Published on January 5, 2024, 11:18 pm
Artificial intelligence (AI) is increasingly being used in various sectors, including government. However, the effectiveness of AI tools largely relies on the quality of data they are fed. Without good quality data, AI tools risk producing inaccurate or nonsensical results.
To ensure good quality data, it is essential for the public workforce to possess strong data literacy skills. As governments develop policies and guidelines for the use of AI in government operations, training and upskilling the workforce becomes crucial. The World Economic Forum has identified AI and big data as top training priorities for companies until 2027, especially those with a large employee base.
According to the report, “the ability to efficiently use AI tools now exceeds computer programming by humans, networks and cybersecurity skills”. This emphasizes the importance of equipping employees with knowledge and skills to utilize AI effectively. However, the public sector lags behind other sectors in terms of adopting AI technologies and prioritizing training in AI and big data.
Fear may be one reason why governments are slow to embrace AI technology and invest in training programs. The Chief Innovation Officer of New Jersey, Beth Noveck, pointed out that while policymakers understand the significance of data-driven decision-making, many lack practical experience in working with data. To address this, Noveck suggests making AI accessible by providing examples and references that are relevant to employees’ daily work. She even recommends experimenting with publicly available generative AI tools like ChatGPT at home as a way for employees to learn about AI.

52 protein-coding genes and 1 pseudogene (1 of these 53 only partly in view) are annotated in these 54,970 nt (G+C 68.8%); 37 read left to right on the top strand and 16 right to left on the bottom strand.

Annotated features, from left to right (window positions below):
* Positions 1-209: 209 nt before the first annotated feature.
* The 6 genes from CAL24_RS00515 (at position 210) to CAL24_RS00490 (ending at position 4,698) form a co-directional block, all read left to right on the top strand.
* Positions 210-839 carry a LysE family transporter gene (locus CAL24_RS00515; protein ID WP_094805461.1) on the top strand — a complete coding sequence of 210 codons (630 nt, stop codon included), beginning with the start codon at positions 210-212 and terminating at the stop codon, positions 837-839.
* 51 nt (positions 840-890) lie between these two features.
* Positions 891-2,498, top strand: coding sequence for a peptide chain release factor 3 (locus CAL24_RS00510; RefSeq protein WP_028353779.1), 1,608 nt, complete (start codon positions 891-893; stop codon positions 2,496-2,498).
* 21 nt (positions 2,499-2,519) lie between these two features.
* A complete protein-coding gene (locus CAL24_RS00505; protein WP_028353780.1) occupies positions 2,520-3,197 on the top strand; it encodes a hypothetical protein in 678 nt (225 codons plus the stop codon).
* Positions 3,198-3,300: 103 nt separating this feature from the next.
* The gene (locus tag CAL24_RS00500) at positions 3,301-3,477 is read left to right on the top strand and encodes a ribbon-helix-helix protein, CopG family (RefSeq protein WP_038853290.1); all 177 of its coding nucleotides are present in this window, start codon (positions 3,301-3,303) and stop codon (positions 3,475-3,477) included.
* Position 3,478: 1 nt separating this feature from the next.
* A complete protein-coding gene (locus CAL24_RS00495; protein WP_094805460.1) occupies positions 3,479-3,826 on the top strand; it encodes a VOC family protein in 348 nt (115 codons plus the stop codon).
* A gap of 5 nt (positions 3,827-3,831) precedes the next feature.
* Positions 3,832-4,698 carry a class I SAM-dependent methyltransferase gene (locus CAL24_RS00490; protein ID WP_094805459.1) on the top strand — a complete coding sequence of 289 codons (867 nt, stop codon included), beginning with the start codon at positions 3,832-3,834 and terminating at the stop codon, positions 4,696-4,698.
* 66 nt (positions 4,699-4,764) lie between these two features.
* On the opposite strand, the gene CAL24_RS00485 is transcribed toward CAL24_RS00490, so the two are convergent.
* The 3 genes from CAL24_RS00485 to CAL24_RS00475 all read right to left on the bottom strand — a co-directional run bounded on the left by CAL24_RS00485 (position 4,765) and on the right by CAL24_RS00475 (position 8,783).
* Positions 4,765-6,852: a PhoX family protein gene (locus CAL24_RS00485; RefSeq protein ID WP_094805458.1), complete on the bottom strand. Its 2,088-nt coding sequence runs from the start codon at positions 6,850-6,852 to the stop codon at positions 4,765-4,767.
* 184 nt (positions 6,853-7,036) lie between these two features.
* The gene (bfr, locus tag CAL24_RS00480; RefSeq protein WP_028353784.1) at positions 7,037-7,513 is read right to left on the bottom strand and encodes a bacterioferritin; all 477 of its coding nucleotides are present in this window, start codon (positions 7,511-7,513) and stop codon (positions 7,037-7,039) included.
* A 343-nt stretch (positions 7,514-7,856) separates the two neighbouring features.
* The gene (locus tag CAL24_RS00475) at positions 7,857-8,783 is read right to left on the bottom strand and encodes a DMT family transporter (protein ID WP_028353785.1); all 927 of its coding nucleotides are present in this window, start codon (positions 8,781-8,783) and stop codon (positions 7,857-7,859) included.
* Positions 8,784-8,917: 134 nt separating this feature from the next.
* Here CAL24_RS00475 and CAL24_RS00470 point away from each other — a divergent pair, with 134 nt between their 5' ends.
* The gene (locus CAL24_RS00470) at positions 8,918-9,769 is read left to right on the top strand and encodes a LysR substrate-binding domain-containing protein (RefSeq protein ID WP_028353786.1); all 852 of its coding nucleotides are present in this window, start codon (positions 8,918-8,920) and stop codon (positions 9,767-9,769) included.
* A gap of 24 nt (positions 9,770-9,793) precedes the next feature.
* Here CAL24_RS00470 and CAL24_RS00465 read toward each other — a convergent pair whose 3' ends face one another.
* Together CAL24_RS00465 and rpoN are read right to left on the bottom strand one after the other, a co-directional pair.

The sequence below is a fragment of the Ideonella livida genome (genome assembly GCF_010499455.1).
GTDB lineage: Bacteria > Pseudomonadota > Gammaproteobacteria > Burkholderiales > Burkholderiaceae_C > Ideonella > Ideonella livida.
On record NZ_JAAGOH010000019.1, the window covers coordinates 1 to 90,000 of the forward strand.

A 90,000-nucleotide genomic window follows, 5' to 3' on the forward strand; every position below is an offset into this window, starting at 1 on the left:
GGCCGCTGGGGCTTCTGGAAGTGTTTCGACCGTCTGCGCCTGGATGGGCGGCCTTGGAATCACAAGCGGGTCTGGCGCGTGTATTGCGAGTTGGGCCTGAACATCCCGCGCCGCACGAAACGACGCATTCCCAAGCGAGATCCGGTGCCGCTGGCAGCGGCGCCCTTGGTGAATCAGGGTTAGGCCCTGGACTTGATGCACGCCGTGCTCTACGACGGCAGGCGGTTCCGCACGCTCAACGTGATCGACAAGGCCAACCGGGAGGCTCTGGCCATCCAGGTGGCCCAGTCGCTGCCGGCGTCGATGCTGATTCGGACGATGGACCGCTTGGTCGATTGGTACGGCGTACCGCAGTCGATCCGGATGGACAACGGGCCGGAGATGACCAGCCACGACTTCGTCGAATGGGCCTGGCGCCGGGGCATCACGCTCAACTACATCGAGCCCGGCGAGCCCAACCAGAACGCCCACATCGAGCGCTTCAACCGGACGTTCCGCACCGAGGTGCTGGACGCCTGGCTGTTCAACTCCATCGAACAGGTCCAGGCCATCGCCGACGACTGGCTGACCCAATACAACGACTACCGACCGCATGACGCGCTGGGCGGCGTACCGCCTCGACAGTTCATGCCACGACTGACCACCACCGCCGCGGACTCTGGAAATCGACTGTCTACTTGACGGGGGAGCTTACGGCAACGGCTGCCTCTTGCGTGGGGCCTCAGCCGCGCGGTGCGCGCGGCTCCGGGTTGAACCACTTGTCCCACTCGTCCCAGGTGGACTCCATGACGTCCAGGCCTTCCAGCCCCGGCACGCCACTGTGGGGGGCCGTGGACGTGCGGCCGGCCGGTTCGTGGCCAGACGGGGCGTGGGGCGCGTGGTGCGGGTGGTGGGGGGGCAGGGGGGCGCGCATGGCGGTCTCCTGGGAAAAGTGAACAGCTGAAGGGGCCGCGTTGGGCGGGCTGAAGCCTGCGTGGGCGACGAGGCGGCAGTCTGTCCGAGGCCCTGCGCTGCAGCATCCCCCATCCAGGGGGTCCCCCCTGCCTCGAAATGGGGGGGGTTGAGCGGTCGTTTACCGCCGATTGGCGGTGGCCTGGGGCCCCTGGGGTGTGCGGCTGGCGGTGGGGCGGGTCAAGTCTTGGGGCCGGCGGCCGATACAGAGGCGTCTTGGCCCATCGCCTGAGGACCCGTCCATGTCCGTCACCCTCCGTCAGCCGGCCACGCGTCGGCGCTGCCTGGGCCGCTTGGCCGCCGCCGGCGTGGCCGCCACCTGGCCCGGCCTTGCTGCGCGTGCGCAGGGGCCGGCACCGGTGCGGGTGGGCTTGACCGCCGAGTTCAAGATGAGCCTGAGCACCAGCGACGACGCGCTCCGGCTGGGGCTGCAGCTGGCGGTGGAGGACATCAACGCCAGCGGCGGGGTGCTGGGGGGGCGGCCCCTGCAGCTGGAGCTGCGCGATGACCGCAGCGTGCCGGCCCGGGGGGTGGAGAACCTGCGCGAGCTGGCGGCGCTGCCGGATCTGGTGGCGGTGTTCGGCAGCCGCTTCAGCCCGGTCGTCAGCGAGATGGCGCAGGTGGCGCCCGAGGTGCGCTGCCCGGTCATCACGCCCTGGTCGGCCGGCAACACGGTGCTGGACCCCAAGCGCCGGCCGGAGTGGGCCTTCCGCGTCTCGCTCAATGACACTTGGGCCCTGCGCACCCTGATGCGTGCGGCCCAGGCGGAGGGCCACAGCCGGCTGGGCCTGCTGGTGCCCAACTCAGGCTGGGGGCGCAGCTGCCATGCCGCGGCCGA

In addition to training programs, governments need to hire or train business analysts and data architects who can effectively map relevant data to specific government functions. This involves understanding what information is needed and how it should be delivered back to agencies and the public.
Data mapping can be complex but hands-on training can help employees gain confidence in working with data for generative AI. Skillsoft’s annual IT Skills and Salary Report indicates that only 15% of IT professionals reported no tangible benefit from training, highlighting the value of upskilling and reskilling employees.
Government entities also need more workers to ensure compliance with data protection laws and privacy regulations. Additionally, ethical considerations are crucial in the use of AI. Governments must establish governance frameworks to address potential biases and promote ethical practices. Training programs should focus on educating employees about responsible and ethical use of AI.
The potential for generative AI-driven misinformation and disinformation is a concern for government leaders. The technology has been known to produce incorrect results or even “hallucinations.” To mitigate these risks, training both AI systems and employees who utilize them is vital. Inaccurate information can have severe consequences in the realm of public services and governance.
In conclusion, the effective use of AI tools in government heavily relies on good quality data and the data literacy skills of the public workforce. Governments need to prioritize training programs that empower employees with relevant AI skills. Data mapping, compliance with privacy laws, and ethical considerations must also be addressed through proper training initiatives. By investing in these areas, governments can unlock the full potential of AI technologies for better decision-making, efficient operations, and improved public services.